5 Black Fashion Brands to Watch


Despite COVID-19, many young Black designers are thriving.

By Taya Coates | Contributing Writer

1.Atira Lyons

Lyons inside and outside her storefront. Photo Credit: @atiralyons on Twitter

On March 7th, Lyons enthusiastically tweeted, “I HAVE A STORE ON MELROSE AVE IN LOS ANGELES!!!!!!!… I can’t believe I did it. Unreal. Thank you, EVERYONE, for your support and business!!!” Fast forward to September 4th, at only 20 years old, Lyons opened a storefront one of the most recognizable streets in California. The rose gold storefront stands out on Melrose Avenue for more reasons than one. The self-titled business is the first luxury durag store ever to be on the iconic street. At the location, Lyons’ signature durags in velvet and silk are available alongside satin-lined beanies, scarves, and turbans.



(Left) Watts and Clark. (Right) The ‘You Deserve The Wrld’ T-shirt. Photo Credit: @WRLDINVSN on Instagram

New Orleans based brand WRLDINVSN began when founders and best friends Watts and Clark were fourteen years old. The two started selling T-shirts to friends in the eighth grade as an alternative to their candy selling business. They promoted their positive brand through their exposure to many students at different schools through sports. They continued this strategy at Louisiana Tech, where Watts promoted WRLDINVSN on the football team while Clark worked on his graphic design skills. Despite losing all of their merchandise and the laptop with all of their designs in a robbery in 2016, the two decided to continue the business. Fast forward to today, the brand has racked up 289,000 followers on Instagram and has been seen on many social media stars and singers.


3.Kai Collective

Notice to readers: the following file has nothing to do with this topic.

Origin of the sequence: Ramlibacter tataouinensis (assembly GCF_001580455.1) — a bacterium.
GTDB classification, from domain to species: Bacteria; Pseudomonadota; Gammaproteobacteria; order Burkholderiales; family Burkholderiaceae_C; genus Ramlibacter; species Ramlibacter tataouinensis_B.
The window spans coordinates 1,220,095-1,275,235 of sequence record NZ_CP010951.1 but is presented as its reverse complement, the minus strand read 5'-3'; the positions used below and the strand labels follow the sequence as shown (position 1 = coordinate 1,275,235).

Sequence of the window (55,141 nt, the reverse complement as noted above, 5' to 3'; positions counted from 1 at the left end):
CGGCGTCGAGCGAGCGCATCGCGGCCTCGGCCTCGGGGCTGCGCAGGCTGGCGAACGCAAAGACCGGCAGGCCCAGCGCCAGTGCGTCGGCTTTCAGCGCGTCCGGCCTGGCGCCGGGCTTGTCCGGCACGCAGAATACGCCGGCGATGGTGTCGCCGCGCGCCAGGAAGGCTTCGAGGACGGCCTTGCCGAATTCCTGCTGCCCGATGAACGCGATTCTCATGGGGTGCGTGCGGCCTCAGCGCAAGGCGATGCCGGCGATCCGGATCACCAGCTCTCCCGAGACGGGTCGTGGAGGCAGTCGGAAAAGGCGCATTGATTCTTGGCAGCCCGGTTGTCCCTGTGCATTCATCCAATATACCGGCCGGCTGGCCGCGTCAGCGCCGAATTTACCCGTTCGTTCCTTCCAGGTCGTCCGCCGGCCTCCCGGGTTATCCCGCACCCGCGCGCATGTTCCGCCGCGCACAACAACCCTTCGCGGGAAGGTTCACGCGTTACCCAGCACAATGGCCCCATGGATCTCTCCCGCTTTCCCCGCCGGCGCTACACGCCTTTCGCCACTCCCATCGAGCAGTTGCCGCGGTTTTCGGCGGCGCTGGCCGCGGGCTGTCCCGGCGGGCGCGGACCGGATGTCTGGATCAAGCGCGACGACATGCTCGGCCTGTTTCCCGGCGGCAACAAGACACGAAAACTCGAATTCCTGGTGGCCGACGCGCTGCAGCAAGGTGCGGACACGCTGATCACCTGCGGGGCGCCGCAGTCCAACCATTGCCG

(Left) Influencer Zeinabou Munyaradzi in the Gaia dress. Photo credit: @thezeniabou on Instagram. (Right) Founder Fisayo Longe. Photo credit: @fisayolonge on Instagram.

Fisayo Longe has spent the last couple of years building her following through fashion and travel blogging on Instagram. In 2016, she expanded on her blog work to create Kai Collective, an ethical clothing line based in the UK. The brand focuses on producing luxury goods that flatter women of all body types. The company aesthetic is bold color choices and exciting silhouettes, like the popular Gaia dress pictured above. After emerging in the spotlight and getting the attention of Elle Magazine, Longe has seen much success with her brand on social media.


4.Random + Chic

(Left) Photoshoot for the SS20 Collection. (Right) Example of a listing. Photo Credit: @randomandchic on Instagram.

Random + Chic was founded by stylist and blogger Shayla Janel Hill. Her niche shop sells unique thrifted vintage pieces. According to their website, “Random&Chic was created specifically for the Girls who dare to stand out on purpose and stand up with purpose.” Her tagline, #SlayforAchange, inspires women to promote social causes with their clothing choices. The website posts new listings every Sunday, so customers always have an equal opportunity to purchase one of a kind goods. She is also the author of an e-book, ‘The Art of Resale’, a guide on turning casual thrift shopping into a full resale business. 


5.Samaria Leah

(Left) Smith pictured with some of her designs. Photo Credit: @samarialeah on Instagram.
(Right) A customer wearing the ‘Leah’ Jean in Black. Photo Credit: @felyjos on Instagram.

Samaria Leah Smith is a sustainable denim designer and daughter of rapper LL Cool J. But, she is not the average celebrity daughter. Smith earned two degrees from one of the most prestigious fashion schools in the country, FIT. After school, she began to redesign vintage T-shirts and denim she found at shops all over the country for fun. Her bold style led to many “Where did you get that from?” inquiries and compliments to the point Smith wanted to establish her brand. Each pair of jeans on her site is hand-reworked and made in Los Angeles. At not even a year old, the brand has caught the attention of singers like Saweetie. Smith has big goals for the label and plans to expand from denim into other clothing like hoodies in the future.